My brother's madness

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My Brother's Madness is based on the author's relationship with his brother - who had a psychotic breakdown in his late forties - and explores the unfolding of two intertwined lives and the nature of delusion. Circumstances lead one brother from juvenile crime on the streets of Brooklyn to war-torn Vietnam, to a fast-track life as a Hollywood publicist and to owning and operating The Tin Palace, one of New York's most legendary jazz clubs, while his brother falls into, and fights his way back from, a delusional psychosis.

My Brother's Madness is part thriller, part exploration that not only describes the causes, character, and journey of mental illness, but also makes sense of it. It is ultimately a story of our own humanity, and answers the question, Am I my brother's keeper?

To purchase please go to Northwestern University Press or Amazon, where it is also available as a Kindle e book.

                                                                                                                     ADIRONDACK CENTER FOR WRITING BEST MEMOIR AWARD 2007

                                                                                                                     ADIRONDACK CENTER FOR WRITING BEST MEMOIR AWARD 2007

“Great writing, no doubt about it.”
— Andre Codrescu, NPR
“My Brother’s Madness” is part thriller, part an exploration that not only describes the causes, character, and journey of mental illness, but also makes sense of it. It is ultimately the story of our own humanity.
— Kirkus Review
“My Brother’s Madness” emerges as a triumph in behavioral science literature.
— Journal of the American Psychiatric Association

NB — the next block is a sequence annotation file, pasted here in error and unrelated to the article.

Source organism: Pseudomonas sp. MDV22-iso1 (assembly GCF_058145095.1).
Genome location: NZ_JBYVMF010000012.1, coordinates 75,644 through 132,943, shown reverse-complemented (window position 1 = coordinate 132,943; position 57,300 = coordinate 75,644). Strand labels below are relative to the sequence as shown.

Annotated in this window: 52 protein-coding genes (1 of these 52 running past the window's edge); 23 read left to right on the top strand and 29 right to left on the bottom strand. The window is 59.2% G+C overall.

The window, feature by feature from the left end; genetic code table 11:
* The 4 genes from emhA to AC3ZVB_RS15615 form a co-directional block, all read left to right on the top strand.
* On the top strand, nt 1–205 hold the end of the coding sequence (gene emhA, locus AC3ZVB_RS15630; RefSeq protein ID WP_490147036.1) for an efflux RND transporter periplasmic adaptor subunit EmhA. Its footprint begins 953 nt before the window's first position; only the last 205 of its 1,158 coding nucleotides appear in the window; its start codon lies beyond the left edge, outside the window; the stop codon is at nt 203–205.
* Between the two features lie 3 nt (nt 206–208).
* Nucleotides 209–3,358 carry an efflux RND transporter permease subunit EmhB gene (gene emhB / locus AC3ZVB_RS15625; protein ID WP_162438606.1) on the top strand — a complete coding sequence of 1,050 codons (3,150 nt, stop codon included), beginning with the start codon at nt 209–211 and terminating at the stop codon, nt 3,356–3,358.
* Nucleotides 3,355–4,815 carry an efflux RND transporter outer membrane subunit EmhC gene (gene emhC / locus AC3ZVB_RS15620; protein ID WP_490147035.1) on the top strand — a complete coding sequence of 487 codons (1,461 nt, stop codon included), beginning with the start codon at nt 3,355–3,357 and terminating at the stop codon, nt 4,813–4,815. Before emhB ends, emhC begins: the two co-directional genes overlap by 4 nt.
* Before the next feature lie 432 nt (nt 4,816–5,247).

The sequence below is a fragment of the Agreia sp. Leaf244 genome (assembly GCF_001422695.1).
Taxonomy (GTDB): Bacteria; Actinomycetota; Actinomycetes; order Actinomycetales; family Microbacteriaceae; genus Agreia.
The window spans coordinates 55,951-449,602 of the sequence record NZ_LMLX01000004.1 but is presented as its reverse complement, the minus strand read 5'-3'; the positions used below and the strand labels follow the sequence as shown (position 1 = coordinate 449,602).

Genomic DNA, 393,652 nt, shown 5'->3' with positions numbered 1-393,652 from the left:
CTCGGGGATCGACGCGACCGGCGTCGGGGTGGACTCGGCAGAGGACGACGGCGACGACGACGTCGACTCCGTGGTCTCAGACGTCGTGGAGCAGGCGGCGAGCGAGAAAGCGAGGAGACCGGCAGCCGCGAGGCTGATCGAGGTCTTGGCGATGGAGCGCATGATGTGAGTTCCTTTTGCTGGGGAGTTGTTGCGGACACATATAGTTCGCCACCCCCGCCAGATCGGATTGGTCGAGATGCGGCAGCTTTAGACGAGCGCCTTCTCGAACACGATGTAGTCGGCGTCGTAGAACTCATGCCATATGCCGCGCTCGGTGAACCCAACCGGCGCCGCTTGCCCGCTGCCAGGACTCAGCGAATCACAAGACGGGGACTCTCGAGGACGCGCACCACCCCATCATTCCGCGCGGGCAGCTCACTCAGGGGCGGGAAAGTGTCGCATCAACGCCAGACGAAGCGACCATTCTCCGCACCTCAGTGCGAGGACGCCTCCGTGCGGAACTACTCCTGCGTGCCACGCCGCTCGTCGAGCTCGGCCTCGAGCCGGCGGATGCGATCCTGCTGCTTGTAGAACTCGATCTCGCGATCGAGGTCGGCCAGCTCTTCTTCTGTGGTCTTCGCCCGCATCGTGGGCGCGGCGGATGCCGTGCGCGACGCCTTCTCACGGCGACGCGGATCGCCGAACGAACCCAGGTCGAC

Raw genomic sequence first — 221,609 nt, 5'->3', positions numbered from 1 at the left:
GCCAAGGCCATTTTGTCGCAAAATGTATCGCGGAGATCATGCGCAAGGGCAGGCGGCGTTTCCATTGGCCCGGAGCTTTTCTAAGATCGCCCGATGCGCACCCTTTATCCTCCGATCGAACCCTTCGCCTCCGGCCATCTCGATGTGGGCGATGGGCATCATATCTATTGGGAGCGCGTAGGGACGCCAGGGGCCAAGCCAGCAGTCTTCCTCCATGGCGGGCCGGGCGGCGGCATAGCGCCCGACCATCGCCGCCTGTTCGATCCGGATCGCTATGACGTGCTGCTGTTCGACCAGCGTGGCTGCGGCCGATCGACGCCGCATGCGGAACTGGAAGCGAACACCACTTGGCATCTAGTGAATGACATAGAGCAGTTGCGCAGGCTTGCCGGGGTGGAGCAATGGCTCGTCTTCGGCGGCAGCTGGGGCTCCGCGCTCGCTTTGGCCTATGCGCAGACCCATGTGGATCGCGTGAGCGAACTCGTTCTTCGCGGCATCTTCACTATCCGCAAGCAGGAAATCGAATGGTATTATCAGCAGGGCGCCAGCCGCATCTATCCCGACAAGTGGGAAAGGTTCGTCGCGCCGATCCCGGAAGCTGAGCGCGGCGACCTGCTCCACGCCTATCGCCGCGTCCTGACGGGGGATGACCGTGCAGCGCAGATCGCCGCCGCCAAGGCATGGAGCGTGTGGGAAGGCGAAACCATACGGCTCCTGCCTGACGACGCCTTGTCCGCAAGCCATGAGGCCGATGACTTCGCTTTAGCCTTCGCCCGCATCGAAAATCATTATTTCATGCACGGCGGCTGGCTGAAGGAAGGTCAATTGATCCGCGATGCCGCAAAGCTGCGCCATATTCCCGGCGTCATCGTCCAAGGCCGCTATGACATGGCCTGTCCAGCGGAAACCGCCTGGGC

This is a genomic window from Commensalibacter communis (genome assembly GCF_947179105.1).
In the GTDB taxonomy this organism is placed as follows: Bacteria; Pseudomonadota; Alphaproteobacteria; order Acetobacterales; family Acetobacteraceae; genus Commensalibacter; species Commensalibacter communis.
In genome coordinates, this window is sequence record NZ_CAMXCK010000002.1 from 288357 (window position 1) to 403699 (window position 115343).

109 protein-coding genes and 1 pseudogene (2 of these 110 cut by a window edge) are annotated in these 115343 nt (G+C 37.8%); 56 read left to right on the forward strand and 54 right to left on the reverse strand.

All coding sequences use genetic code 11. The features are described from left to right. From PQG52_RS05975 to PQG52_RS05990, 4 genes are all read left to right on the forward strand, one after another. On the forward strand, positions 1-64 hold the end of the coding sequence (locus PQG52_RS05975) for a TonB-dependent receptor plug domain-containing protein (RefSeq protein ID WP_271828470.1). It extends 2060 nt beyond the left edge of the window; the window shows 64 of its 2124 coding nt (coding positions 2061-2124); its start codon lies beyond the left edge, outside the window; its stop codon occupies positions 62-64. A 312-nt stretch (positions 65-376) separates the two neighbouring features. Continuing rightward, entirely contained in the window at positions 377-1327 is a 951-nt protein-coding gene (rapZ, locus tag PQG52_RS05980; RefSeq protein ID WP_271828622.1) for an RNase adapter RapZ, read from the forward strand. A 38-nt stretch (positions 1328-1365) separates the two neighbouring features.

In this gracefully written memoir, poet and novelist (and practicing psychotherapist) Pines narrates his and his younger brother’s lives through the matrix of his brother’s mental illness. A bright and sensitive child, Claude Pines was damaged by his parents’ divorce, an unstable mother and relentless persecution at the hands of his father’s monstrous second wife. The story alternates between scenes from the Pines brothers’ childhood and Claude’s descent into paranoid schizophrenia, an illness that began to assert itself when Claude was a promising medical student and which inexorably drove him into a marginal life. The author deftly handles the complex structure, and the writing compels with rich characters, black humor and clear evocations of locales ranging from an upper-class Brooklyn neighborhood in the 1950s to the drug-blighted Alphabet City of Manhattan’s Lower East Side of the 1960s. Paul Pines resists making easy diagnoses and illustrates the complicated relationship between environmental and hereditary causes for a disease like Claude’s. While the narrative loses some of its intensity over its last third as Claude slowly remakes himself as spokesperson for his fellow sufferers and Paul settles into a solid middle-class life, it remains engaging throughout. Never descending into easy sentimentality, Pines portrays the family tragedy of mental illness and the bare possibility of redemption we have in this life. (Oct.)
— Publisher's Weekly
Take what pain, hope and sorrow, and maddness there is in this world, pass it through an alembic of an educated sensibility and a deep, nformed compassion, and you might be lucky enough to reach “My Brother’s Madness.”
— James Hollis, Jungian Analyst, and author of "Why People Do Bad Things"
Few books nourish the psyche and stir the heart as much as “My Brother’s Madness.”
— David Unger, author of "Life in the Damn Tropics"
This is not an easy take to read but it conveys stunning depictions of emotional suffering.
— Henry Grinberg, American Book Review

The quote above is from the American Book Review below.

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